The researchers found two key "vectors" through which access can be achieved: physical access, essentially through the cars OBD-II port. This is under-dash port into which I plug my laptop on my Prius to access information about PICC's plug-in hybrid kit. It's also where, on my Chevy S10, I plug in my MPG monitor, which I use to improve my driving technique and, thereby, fuel economy. Anyone who can gain access to the car's interior can get to this port, even for the briefest period of time.

The attacker may leave the malicious component permanently attached to the car’s internal network or, as we show in this paper, they may use a brief period of connectivity to embed the malware within the car’s existing components and then disconnect. A similar entry point is presented by counterfeit or malicious components entering the vehicle parts supply chain — either before the vehicle is sent to the dealer, or with a car owner’s purchase of an aftermarket third-party component.

The other vector is via the numerous wireless interfaces implemented in the modern automobile. In our car we identified no fewer than five kinds of digital radio interfaces accepting outside input, some over only a short range and others over indefinite distance.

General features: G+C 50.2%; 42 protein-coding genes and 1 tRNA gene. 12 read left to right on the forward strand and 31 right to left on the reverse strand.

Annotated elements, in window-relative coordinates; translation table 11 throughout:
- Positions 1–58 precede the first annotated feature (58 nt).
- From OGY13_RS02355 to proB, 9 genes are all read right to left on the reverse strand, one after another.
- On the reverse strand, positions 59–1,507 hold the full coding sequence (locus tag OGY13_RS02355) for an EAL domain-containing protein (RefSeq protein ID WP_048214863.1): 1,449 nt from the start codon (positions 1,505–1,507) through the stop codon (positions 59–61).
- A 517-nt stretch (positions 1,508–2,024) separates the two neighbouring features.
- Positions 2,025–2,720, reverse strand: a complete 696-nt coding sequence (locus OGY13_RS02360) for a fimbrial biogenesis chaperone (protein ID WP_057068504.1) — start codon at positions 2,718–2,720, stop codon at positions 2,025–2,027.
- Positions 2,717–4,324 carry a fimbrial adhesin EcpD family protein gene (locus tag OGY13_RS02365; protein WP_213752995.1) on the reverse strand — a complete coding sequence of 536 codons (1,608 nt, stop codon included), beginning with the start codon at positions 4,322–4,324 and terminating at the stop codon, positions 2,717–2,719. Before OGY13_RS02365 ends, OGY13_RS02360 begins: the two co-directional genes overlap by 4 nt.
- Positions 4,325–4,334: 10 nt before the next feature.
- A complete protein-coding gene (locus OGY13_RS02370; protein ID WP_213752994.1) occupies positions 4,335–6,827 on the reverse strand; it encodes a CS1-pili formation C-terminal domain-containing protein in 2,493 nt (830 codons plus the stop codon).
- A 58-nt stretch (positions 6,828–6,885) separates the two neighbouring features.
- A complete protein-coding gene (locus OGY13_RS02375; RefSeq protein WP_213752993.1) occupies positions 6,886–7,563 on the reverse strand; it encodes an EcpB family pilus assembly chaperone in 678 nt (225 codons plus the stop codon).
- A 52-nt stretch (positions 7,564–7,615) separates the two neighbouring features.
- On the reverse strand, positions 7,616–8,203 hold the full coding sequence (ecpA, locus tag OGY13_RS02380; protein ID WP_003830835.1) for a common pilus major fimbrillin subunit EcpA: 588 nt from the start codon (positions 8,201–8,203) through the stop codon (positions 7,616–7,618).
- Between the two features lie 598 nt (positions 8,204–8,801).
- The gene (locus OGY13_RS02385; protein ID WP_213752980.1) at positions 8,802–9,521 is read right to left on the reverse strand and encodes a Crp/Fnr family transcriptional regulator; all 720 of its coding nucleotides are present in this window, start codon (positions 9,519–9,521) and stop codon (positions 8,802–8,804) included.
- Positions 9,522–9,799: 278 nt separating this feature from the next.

Is your car equipped with Bluetooth, so you can take and make cellular phone calls hands-free? You're vulnerable. Have wireless tire pressure censors or keyless door locks like those on my Prius? We're vulnerable. And what the researchers learned is that a hacker doesn't have to thoroughly understand the car's operating protocol to seriously mess things up for you. Under the subsection, "Attack Methodology," they discovered...

...much to our surprise, significant attacks do not require a complete understanding or reverse-engineering of even a single component of the car. In fact, because the range of valid CAN packets is rather small, significant damage can be done by simple fuzzing of packets (i.e., iterative testing of random or partially random packets). In- deed, for attackers seeking indiscriminate disruption, fuzzing is an effective attack by itself.

Here is just some of what the researchers were able to do remotely using a program they wrote called CarShark.

Even more disconcerting and dangerous, the teams were able to also gain control of the car's drive system; and remember we talking about virtually any modern car, not just hybrids or electric cars.